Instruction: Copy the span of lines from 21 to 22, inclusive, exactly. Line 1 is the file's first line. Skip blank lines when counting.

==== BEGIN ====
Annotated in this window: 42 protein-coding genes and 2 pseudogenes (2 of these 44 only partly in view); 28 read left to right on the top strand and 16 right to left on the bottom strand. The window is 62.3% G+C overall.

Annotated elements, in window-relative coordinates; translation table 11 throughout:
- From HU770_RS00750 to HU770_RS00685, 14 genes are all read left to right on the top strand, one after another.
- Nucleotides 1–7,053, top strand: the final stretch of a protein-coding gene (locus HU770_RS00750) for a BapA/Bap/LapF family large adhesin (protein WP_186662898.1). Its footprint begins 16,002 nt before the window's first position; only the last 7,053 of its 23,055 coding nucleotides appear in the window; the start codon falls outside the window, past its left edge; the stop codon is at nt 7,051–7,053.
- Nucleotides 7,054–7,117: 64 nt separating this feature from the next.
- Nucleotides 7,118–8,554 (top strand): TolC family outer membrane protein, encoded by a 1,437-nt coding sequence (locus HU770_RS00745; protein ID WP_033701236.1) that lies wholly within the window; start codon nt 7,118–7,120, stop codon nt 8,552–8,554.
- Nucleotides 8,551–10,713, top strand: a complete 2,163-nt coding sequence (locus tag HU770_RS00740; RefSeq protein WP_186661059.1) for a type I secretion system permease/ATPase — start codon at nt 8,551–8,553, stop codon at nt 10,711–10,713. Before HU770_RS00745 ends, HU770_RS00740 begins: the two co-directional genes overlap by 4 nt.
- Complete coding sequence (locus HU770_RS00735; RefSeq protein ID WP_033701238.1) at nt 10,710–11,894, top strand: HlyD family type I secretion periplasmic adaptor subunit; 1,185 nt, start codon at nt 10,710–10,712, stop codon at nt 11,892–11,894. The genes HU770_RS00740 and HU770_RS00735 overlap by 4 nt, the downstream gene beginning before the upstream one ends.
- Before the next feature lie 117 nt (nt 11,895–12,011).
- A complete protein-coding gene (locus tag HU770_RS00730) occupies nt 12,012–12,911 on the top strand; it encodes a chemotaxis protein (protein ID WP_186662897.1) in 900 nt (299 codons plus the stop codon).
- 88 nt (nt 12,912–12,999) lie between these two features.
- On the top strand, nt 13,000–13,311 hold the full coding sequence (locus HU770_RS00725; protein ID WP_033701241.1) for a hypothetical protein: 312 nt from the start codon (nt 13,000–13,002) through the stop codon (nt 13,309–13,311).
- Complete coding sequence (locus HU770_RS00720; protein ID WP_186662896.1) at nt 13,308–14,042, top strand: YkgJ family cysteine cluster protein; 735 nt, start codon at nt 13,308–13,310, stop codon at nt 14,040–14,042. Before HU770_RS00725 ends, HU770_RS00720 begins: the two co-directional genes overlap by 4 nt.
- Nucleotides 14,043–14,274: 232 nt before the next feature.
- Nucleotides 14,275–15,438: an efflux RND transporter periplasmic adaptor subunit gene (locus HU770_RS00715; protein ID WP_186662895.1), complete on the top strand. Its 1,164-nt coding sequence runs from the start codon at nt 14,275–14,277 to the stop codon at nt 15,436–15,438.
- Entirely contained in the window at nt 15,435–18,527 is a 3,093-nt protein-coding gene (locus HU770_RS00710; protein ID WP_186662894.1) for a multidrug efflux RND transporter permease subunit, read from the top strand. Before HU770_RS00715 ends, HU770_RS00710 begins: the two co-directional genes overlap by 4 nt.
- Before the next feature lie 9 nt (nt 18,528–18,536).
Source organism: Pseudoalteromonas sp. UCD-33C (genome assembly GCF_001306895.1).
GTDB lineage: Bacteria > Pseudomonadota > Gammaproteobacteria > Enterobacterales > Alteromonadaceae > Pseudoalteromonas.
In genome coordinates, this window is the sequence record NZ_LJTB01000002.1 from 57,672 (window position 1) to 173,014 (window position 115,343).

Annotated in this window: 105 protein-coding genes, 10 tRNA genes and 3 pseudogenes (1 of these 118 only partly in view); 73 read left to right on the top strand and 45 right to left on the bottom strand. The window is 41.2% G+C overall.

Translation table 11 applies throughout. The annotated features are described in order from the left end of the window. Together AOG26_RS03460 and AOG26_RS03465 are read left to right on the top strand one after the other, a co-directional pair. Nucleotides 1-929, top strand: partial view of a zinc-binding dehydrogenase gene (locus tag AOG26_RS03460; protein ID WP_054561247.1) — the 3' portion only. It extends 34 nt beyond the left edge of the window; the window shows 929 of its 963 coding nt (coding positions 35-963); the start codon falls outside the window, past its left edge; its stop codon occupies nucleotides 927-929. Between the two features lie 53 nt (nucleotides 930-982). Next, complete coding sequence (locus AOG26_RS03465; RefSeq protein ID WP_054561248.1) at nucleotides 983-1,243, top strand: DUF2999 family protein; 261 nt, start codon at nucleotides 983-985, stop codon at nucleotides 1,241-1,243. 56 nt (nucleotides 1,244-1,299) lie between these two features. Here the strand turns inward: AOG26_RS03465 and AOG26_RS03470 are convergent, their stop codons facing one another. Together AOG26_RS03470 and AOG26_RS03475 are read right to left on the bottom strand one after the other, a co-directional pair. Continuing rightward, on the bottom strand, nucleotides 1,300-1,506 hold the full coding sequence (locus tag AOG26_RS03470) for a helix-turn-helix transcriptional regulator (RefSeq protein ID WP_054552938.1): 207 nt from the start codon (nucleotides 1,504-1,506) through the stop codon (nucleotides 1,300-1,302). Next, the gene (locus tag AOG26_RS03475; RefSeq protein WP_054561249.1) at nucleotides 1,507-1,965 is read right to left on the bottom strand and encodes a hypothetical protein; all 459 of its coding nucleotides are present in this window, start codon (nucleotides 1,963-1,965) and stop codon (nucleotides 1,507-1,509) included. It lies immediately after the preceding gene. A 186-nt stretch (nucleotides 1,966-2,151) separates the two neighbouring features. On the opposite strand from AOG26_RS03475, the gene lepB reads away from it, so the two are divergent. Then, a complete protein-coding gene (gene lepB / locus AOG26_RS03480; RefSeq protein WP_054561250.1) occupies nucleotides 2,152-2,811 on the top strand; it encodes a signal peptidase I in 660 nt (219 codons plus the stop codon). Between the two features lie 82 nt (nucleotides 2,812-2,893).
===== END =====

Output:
Annotated in this window: 105 protein-coding genes, 10 tRNA genes and 3 pseudogenes (1 of these 118 only partly in view); 73 read left to right on the top strand and 45 right to left on the bottom strand. The window is 41.2% G+C overall.

Translation table 11 applies throughout. The annotated features are described in order from the left end of the window. Together AOG26_RS03460 and AOG26_RS03465 are read left to right on the top strand one after the other, a co-directional pair. Nucleotides 1-929, top strand: partial view of a zinc-binding dehydrogenase gene (locus tag AOG26_RS03460; protein ID WP_054561247.1) — the 3' portion only. It extends 34 nt beyond the left edge of the window; the window shows 929 of its 963 coding nt (coding positions 35-963); the start codon falls outside the window, past its left edge; its stop codon occupies nucleotides 927-929. Between the two features lie 53 nt (nucleotides 930-982). Next, complete coding sequence (locus AOG26_RS03465; RefSeq protein ID WP_054561248.1) at nucleotides 983-1,243, top strand: DUF2999 family protein; 261 nt, start codon at nucleotides 983-985, stop codon at nucleotides 1,241-1,243. 56 nt (nucleotides 1,244-1,299) lie between these two features. Here the strand turns inward: AOG26_RS03465 and AOG26_RS03470 are convergent, their stop codons facing one another. Together AOG26_RS03470 and AOG26_RS03475 are read right to left on the bottom strand one after the other, a co-directional pair. Continuing rightward, on the bottom strand, nucleotides 1,300-1,506 hold the full coding sequence (locus tag AOG26_RS03470) for a helix-turn-helix transcriptional regulator (RefSeq protein ID WP_054552938.1): 207 nt from the start codon (nucleotides 1,504-1,506) through the stop codon (nucleotides 1,300-1,302). Next, the gene (locus tag AOG26_RS03475; RefSeq protein WP_054561249.1) at nucleotides 1,507-1,965 is read right to left on the bottom strand and encodes a hypothetical protein; all 459 of its coding nucleotides are present in this window, start codon (nucleotides 1,963-1,965) and stop codon (nucleotides 1,507-1,509) included. It lies immediately after the preceding gene. A 186-nt stretch (nucleotides 1,966-2,151) separates the two neighbouring features. On the opposite strand from AOG26_RS03475, the gene lepB reads away from it, so the two are divergent. Then, a complete protein-coding gene (gene lepB / locus AOG26_RS03480; RefSeq protein WP_054561250.1) occupies nucleotides 2,152-2,811 on the top strand; it encodes a signal peptidase I in 660 nt (219 codons plus the stop codon). Between the two features lie 82 nt (nucleotides 2,812-2,893).